Pence’s attendance sends a message
In sending Mr. Pence to address the rally in person, the Trump administration is sending a strong signal of support to those who oppose abortion. President Ronald Reagan and President George W. Bush had addressed previous marches remotely.
Mr. Trump, who once supported abortion rights, aggressively and successfully courted social conservatives during his presidential campaign. Mr. Trump said he would announce his choice on Thursday to fill the vacancy on the Supreme Court left by the death of Antonin Scalia, and has affirmed that his choice would be an opponent of abortion rights.
A study in contrasts
The march will serve as a studied contrast to the Women’s March a week ago that assembled in large part as a protest of Mr. Trump’s policies. A noon rally will give way to the march an hour later, ending at the Supreme Court.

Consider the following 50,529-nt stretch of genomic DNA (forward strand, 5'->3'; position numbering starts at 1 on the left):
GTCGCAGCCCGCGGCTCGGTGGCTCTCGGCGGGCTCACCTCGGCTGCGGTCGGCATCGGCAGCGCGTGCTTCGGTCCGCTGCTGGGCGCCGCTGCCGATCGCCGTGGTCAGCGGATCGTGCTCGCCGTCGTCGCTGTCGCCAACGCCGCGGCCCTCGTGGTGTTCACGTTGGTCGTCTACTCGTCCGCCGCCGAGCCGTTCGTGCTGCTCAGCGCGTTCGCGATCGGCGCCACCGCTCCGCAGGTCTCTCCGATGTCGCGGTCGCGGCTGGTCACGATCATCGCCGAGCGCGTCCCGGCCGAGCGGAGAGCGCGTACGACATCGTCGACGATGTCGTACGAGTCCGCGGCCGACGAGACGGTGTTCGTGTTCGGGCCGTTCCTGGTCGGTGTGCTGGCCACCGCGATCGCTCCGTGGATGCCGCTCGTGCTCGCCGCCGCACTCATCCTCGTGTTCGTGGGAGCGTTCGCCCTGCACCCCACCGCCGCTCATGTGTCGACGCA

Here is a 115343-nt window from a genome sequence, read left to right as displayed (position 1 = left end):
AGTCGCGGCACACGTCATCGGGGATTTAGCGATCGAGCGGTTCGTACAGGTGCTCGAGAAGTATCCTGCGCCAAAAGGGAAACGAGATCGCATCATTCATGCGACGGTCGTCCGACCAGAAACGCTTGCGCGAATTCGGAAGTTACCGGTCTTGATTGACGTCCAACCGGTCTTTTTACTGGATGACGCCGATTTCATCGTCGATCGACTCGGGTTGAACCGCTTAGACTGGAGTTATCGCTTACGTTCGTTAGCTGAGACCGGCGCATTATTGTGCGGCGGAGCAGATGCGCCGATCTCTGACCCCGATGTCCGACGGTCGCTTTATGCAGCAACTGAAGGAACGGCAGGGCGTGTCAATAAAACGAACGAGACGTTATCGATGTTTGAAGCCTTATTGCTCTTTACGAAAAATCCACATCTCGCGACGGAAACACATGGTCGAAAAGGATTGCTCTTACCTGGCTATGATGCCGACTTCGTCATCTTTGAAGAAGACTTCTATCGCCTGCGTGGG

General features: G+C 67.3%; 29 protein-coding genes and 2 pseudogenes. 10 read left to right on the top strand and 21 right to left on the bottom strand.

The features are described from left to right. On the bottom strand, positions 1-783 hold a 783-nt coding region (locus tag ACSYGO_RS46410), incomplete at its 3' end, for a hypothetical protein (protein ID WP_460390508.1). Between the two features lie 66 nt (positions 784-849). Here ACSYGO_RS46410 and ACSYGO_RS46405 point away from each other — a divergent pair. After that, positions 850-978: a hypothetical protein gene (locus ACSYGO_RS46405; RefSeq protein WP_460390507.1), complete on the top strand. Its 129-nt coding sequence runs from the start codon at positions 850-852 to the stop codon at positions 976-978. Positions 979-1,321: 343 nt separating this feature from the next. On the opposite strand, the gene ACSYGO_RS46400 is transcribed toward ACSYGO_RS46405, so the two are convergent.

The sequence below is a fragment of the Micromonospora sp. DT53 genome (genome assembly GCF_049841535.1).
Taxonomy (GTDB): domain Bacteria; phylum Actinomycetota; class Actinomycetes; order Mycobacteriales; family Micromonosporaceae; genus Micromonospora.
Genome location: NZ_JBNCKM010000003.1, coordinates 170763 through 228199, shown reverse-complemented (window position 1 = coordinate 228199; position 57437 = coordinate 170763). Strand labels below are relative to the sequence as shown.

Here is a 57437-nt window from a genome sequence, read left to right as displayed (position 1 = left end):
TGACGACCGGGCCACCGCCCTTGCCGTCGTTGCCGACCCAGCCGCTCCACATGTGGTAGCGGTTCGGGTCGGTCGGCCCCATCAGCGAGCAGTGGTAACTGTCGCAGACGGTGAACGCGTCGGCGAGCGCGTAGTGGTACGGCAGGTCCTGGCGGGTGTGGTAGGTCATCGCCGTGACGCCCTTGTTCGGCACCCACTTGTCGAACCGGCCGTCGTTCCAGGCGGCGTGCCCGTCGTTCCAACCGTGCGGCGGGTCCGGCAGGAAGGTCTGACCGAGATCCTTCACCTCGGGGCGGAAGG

While the organizers have said they do not have a way of anticipating crowd numbers, Washington’s Department of Transportation confirmed that 92 bus permits had been issued, compared with 1,800 for the Women’s March. The crowd will most likely skew younger, with Catholic and evangelical Christian high-school and college groups making up some of the more enthusiastic anti-abortion organizers across the country.